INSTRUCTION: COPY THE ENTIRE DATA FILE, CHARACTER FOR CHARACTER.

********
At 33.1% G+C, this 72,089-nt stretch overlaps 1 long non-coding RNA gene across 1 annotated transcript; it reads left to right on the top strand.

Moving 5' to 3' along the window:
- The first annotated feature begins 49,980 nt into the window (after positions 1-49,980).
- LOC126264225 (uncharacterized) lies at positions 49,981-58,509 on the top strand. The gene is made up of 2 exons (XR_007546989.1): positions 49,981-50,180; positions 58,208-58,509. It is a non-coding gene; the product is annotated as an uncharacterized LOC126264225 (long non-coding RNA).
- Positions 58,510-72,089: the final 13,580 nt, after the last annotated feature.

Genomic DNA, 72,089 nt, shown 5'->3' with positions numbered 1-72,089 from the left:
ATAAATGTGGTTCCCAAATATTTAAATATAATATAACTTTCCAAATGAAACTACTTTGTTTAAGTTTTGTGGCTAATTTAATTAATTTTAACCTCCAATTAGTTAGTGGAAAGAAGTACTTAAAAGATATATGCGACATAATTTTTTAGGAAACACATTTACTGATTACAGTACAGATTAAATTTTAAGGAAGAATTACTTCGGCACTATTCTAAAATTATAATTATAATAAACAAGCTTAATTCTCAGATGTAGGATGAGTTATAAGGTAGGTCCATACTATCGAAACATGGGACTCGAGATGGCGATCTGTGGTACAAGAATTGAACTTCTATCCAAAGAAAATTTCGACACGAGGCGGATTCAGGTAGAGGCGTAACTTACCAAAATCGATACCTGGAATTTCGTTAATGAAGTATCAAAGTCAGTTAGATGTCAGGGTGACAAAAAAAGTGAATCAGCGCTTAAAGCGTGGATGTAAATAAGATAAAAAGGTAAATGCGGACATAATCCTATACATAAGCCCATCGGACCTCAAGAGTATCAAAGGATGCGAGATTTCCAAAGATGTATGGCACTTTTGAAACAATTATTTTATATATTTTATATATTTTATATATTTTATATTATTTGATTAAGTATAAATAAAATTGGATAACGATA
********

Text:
At 33.1% G+C, this 72,089-nt stretch overlaps 1 long non-coding RNA gene across 1 annotated transcript; it reads left to right on the top strand.

Moving 5' to 3' along the window:
- The first annotated feature begins 49,980 nt into the window (after positions 1-49,980).
- LOC126264225 (uncharacterized) lies at positions 49,981-58,509 on the top strand. The gene is made up of 2 exons (XR_007546989.1): positions 49,981-50,180; positions 58,208-58,509. It is a non-coding gene; the product is annotated as an uncharacterized LOC126264225 (long non-coding RNA).
- Positions 58,510-72,089: the final 13,580 nt, after the last annotated feature.

Genomic DNA, 72,089 nt, shown 5'->3' with positions numbered 1-72,089 from the left:
ATAAATGTGGTTCCCAAATATTTAAATATAATATAACTTTCCAAATGAAACTACTTTGTTTAAGTTTTGTGGCTAATTTAATTAATTTTAACCTCCAATTAGTTAGTGGAAAGAAGTACTTAAAAGATATATGCGACATAATTTTTTAGGAAACACATTTACTGATTACAGTACAGATTAAATTTTAAGGAAGAATTACTTCGGCACTATTCTAAAATTATAATTATAATAAACAAGCTTAATTCTCAGATGTAGGATGAGTTATAAGGTAGGTCCATACTATCGAAACATGGGACTCGAGATGGCGATCTGTGGTACAAGAATTGAACTTCTATCCAAAGAAAATTTCGACACGAGGCGGATTCAGGTAGAGGCGTAACTTACCAAAATCGATACCTGGAATTTCGTTAATGAAGTATCAAAGTCAGTTAGATGTCAGGGTGACAAAAAAAGTGAATCAGCGCTTAAAGCGTGGATGTAAATAAGATAAAAAGGTAAATGCGGACATAATCCTATACATAAGCCCATCGGACCTCAAGAGTATCAAAGGATGCGAGATTTCCAAAGATGTATGGCACTTTTGAAACAATTATTTTATATATTTTATATATTTTATATATTTTATATTATTTGATTAAGTATAAATAAAATTGGATAACGATA